In 2017, Boeing unexpectedly discovered that one of the warning indicators in its newest 737 MAX jet was not working. Upon review, the company decided that the issue didn't warrant immediate action and postponed resolving it until 2020. This finding was contained in a letter by two US Representatives sent to both Boeing and the Federal Aviation Administration (FAA), revealed by a Houston Chronicle report.
The Chronicle reported that Representatives Peter DeFazio of Oregon and Rick Larsen of Washington, are both leaders of the House committee investigating the two MAX crashes that took the lives of several hundred people.
The alarm in question should activate when there is a discrepancy in readings between the two Angle of Attack (AOA) sensors, possibly indicating a malfunction. This was to be a standard feature on all 737 MAX planes.
In 2017, the company realized that the alarm was tied to AOA displays, which display individual sensor readings and are an optional add-on, The New York Times reported on Wednesday. This standard safety feature effectively only worked on planes equipped with the optional add-on.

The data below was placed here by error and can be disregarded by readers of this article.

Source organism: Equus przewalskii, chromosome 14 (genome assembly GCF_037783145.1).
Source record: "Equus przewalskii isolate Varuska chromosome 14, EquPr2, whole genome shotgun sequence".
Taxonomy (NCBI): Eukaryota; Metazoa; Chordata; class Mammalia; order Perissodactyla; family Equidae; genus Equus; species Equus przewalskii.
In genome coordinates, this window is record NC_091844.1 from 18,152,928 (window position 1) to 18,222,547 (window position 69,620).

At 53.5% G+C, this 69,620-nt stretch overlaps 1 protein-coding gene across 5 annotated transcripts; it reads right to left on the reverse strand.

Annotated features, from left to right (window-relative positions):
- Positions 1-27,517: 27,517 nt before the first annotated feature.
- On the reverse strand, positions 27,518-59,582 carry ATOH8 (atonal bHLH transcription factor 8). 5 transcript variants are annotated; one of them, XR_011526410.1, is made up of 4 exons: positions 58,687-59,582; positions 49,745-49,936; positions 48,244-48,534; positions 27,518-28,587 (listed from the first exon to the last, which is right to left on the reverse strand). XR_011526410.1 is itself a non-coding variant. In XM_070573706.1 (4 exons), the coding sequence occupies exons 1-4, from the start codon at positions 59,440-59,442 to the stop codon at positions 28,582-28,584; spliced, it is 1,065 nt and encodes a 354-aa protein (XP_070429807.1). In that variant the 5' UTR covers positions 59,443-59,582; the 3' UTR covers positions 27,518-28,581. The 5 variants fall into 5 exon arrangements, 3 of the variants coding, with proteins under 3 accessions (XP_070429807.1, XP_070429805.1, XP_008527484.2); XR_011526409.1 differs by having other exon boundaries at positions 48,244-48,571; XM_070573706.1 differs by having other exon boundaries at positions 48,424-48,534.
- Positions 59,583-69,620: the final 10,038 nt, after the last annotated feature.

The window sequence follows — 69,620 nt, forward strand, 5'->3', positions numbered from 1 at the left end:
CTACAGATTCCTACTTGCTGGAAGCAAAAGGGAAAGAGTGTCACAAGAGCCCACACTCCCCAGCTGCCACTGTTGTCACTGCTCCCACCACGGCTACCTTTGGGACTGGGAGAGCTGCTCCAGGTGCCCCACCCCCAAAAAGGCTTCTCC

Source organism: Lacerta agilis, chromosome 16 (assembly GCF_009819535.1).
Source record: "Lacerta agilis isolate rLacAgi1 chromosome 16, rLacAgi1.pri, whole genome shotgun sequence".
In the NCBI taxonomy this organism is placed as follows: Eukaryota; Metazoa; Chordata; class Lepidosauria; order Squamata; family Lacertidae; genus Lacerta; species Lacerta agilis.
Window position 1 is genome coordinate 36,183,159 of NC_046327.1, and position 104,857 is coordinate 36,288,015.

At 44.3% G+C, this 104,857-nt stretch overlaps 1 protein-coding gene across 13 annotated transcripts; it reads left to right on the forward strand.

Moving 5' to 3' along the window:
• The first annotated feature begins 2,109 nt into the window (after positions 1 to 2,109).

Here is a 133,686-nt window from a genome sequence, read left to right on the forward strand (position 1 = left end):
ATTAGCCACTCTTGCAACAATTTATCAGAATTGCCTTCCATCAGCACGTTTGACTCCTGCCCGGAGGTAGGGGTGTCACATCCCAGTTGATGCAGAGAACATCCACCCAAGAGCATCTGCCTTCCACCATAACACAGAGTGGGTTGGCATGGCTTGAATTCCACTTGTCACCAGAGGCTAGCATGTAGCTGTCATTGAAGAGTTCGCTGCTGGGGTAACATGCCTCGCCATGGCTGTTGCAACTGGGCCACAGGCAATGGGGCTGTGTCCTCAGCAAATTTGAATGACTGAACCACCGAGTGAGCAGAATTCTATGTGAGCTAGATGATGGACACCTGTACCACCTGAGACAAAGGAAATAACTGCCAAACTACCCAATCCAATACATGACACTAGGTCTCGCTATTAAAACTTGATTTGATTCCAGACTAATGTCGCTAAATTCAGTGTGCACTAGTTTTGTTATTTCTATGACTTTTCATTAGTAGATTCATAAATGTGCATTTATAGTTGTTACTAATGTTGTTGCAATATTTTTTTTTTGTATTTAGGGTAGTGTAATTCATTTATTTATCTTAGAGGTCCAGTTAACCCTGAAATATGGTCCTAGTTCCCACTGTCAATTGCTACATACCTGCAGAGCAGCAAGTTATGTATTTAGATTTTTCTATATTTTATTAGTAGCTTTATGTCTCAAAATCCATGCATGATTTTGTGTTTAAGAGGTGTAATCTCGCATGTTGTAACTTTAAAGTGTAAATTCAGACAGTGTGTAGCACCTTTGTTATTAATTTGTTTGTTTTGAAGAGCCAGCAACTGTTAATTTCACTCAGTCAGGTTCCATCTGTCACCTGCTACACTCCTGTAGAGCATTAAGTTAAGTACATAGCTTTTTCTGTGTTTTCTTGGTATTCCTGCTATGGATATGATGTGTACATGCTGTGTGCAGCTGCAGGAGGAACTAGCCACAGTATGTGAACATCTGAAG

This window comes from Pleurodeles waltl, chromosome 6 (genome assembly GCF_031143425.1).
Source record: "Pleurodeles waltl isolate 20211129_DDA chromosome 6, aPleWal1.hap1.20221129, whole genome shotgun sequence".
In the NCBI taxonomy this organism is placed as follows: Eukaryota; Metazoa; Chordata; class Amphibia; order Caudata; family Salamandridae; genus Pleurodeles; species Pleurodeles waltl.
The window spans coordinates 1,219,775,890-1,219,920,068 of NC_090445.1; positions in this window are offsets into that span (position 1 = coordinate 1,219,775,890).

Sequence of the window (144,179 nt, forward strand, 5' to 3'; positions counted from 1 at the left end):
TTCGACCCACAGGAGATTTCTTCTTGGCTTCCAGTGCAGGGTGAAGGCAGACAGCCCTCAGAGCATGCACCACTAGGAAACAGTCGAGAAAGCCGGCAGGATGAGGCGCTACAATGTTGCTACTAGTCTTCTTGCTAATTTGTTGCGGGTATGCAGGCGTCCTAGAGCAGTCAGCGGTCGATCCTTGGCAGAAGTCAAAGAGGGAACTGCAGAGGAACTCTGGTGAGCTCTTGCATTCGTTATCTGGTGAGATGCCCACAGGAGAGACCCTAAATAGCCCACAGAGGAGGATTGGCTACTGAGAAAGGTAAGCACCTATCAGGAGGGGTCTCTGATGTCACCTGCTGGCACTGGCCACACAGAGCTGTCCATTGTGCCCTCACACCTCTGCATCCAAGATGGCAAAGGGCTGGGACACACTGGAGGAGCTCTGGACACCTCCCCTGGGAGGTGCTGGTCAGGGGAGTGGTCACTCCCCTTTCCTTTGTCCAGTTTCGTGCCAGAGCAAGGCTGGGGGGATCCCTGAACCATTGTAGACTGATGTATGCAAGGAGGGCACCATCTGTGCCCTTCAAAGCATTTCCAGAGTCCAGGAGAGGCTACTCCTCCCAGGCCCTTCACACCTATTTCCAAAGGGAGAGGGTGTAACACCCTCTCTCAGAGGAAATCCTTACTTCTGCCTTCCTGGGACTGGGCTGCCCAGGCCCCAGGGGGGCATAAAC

Upon discovering this safety issue the company should have made it a priority to fix the warning malfunction as fast as possible, but that was not the case. Instead, Boeing performed an internal review and deemed the AOA warning disagreement non-crucial and scheduled a fix for 2020 when a new version the MAX 10 was scheduled to be rolled out.
The AOA sensors malfunctioned in both the Indonesian and Ethiopian planes that crashed in October and March, killing a total of 346 people, according to a report by Houston Chronicle.
In their letter, lawmakers point out that Boeing ramped up the schedule for the update only after the planes crashed, resulting in the boycott of 737 MAXs around the world for safety reasons.
Lawmakers asked Boeing why they did not deem the flaw crucial to flight safety and failed to report it to the FAA immediately.
Boeing did disclose the flaw in November 2018, after the first plane crashed. However, the Administration also deemed the flaw to be "low risk" and demanded it be fixed with the next update, the FAA said in a statement, according to the Houston Chronicle.
Testifying before lawmakers last month, FAA Acting Administrator Daniel Elwell said he "wasn't happy" with the 13-month gap between when the problem was discovered and the agency was informed.
"We will make sure that software anomalies are reported more quickly," Elwell said during his testimony.